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(Reference retrieved automatically from Web of Science through information on FAPESP grant and its corresponding number as mentioned in the publication by the authors.)

Food habits of three carnivores in a mosaic landscape of Sao Paulo state, Brazil

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Author(s):
Giordano, C. [1] ; Lyra-Jorge, M. C. [2] ; Miotto, R. A. [3] ; Pivello, V. R. [4]
Total Authors: 4
Affiliation:
[1] Univ Mogi das Cruzes, Nucl Ciencias Ambientais, Av Dr Candido Xavier de Almeida e Souza 200, BR-08780911 Mogi Das Cruzes, SP - Brazil
[2] Colegio Anglo Sorocaba Sorocaba, Ave Antonio Carlos Comitre 2277, BR-18047620 Sorocaba, SP - Brazil
[3] Univ Sao Paulo, ESALQ, Dept Ciencias Florestais, Ave Padua Dias 11, BR-13418900 Piracicaba, SP - Brazil
[4] Univ Sao Paulo, Inst Biociencias, Dept Ecol, Rua Matao, Travessa 14, Cidade Univ, BR-05508900 Sao Paulo, SP - Brazil
Total Affiliations: 4
Document type: Journal article
Source: EUROPEAN JOURNAL OF WILDLIFE RESEARCH; v. 64, n. 2 APR 2018.
Web of Science Citations: 2
Abstract

Sao Paulo is the most developed state in Brazil, but despite intense land use changes, some mammal species still inhabit remnant fragments of native vegetation of the state. We used fecal analyses to investigate prey diversity, trophic niche breadth, and trophic niche overlap of pumas, ocelots, and maned wolves in protected and non-protected areas in Sao Paulo state. During 18 months, we inspected more than 10,000 km of roads and trails and collected 233 fecal samples. Maned wolves showed generalist food habit, ocelots were predominantly carnivores, and pumas were strict carnivores. The European hare, an exotic species which had not yet been reported in the study area, was identified in the feces of a puma. Trophic niche breadth was the lowest for maned wolves (BA = 0.339) and the highest for pumas (BA = 0.723). Trophic niche overlap was high between maned wolves and ocelots (O-jk = 0.765) and between pumas and ocelots (O-jk = 0.639). Significantly different diets of maned wolves and ocelots were observed between dry and rainy seasons. Our findings indicate that these three species may adapt their diets to the disturbed landscapes. This is the second study characterizing food habits of ocelots in Cerrado areas but the first considering a large number of samples. (AU)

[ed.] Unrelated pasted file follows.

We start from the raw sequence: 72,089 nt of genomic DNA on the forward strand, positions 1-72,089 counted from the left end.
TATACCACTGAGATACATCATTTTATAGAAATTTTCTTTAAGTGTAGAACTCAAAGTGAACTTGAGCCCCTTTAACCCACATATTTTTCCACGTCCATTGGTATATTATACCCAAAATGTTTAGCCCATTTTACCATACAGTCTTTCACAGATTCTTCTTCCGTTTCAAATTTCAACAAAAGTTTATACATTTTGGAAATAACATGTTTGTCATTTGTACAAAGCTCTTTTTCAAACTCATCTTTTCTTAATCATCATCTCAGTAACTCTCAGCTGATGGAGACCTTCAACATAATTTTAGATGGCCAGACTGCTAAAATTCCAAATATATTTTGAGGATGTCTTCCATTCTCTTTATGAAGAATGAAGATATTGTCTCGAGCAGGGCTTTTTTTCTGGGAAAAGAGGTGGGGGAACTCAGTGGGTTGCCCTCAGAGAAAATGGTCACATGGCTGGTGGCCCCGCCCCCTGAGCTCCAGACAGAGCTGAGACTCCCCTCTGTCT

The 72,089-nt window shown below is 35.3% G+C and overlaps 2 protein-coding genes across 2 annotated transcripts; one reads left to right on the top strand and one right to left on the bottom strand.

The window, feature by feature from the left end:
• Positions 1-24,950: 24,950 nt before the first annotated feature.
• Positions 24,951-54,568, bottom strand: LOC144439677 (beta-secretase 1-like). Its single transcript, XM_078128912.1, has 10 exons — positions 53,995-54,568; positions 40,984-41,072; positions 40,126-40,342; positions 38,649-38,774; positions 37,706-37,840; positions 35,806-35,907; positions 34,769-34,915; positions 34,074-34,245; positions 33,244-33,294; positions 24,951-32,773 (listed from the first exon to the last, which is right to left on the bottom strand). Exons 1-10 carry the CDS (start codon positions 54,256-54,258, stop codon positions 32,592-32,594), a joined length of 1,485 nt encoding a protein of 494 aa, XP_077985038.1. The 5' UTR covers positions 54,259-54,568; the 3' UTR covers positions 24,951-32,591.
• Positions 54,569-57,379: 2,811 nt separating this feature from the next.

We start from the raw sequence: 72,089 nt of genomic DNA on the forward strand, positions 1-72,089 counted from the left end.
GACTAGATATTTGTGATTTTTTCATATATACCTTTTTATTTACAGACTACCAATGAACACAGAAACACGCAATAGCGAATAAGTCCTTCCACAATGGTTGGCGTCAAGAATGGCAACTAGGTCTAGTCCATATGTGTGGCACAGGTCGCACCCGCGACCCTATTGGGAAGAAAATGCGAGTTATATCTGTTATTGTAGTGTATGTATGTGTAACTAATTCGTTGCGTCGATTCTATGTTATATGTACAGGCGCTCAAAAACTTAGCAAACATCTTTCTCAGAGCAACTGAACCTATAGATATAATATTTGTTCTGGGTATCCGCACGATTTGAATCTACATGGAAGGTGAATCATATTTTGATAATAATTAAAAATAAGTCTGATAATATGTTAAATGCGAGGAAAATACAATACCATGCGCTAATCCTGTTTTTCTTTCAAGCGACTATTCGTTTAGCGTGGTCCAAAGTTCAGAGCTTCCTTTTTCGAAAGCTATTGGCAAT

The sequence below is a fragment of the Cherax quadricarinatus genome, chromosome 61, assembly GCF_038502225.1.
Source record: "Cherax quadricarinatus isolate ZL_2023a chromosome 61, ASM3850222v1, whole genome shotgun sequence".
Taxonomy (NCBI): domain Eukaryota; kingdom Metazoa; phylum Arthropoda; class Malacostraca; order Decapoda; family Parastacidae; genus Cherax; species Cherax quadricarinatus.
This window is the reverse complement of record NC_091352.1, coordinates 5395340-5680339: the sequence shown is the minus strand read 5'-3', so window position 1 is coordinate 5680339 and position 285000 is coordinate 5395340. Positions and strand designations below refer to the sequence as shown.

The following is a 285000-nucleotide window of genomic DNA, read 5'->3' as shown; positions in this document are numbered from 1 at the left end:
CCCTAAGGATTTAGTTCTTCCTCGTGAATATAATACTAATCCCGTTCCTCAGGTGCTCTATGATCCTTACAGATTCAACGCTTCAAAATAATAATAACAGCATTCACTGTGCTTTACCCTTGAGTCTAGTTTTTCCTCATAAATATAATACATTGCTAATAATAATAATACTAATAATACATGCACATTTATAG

FAPESP's process: 11/13897-3 - Dispersal movements and habitat use of Puma concolor in a highly fragmented landscape of the São Paulo State
Grantee:Renata Alonso Miotto
Support type: Scholarships in Brazil - Post-Doctorate